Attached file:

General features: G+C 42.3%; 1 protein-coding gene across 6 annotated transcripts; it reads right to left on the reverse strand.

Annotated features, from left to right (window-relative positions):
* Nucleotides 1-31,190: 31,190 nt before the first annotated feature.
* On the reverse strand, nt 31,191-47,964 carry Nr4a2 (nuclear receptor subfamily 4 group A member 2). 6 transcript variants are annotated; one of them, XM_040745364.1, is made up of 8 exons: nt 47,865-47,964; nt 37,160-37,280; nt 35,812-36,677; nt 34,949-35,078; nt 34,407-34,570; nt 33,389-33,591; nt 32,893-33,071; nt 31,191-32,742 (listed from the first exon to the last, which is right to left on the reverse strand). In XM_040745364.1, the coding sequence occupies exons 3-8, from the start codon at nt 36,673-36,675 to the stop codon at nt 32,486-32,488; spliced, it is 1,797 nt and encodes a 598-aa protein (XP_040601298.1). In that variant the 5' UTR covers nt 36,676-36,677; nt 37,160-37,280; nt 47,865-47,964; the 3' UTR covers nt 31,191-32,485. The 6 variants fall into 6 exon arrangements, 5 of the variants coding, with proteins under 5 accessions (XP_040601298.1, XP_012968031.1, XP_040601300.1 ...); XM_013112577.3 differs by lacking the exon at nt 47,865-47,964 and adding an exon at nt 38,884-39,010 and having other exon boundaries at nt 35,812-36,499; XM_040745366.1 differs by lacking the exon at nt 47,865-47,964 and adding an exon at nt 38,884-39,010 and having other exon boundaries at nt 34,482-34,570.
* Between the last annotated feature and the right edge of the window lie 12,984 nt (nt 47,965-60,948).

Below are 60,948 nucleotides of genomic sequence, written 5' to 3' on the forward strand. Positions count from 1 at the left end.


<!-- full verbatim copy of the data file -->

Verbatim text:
General features: G+C 42.3%; 1 protein-coding gene across 6 annotated transcripts; it reads right to left on the reverse strand.

Annotated features, from left to right (window-relative positions):
* Nucleotides 1-31,190: 31,190 nt before the first annotated feature.
* On the reverse strand, nt 31,191-47,964 carry Nr4a2 (nuclear receptor subfamily 4 group A member 2). 6 transcript variants are annotated; one of them, XM_040745364.1, is made up of 8 exons: nt 47,865-47,964; nt 37,160-37,280; nt 35,812-36,677; nt 34,949-35,078; nt 34,407-34,570; nt 33,389-33,591; nt 32,893-33,071; nt 31,191-32,742 (listed from the first exon to the last, which is right to left on the reverse strand). In XM_040745364.1, the coding sequence occupies exons 3-8, from the start codon at nt 36,673-36,675 to the stop codon at nt 32,486-32,488; spliced, it is 1,797 nt and encodes a 598-aa protein (XP_040601298.1). In that variant the 5' UTR covers nt 36,676-36,677; nt 37,160-37,280; nt 47,865-47,964; the 3' UTR covers nt 31,191-32,485. The 6 variants fall into 6 exon arrangements, 5 of the variants coding, with proteins under 5 accessions (XP_040601298.1, XP_012968031.1, XP_040601300.1 ...); XM_013112577.3 differs by lacking the exon at nt 47,865-47,964 and adding an exon at nt 38,884-39,010 and having other exon boundaries at nt 35,812-36,499; XM_040745366.1 differs by lacking the exon at nt 47,865-47,964 and adding an exon at nt 38,884-39,010 and having other exon boundaries at nt 34,482-34,570.
* Between the last annotated feature and the right edge of the window lie 12,984 nt (nt 47,965-60,948).

Below are 60,948 nucleotides of genomic sequence, written 5' to 3' on the forward strand. Positions count from 1 at the left end.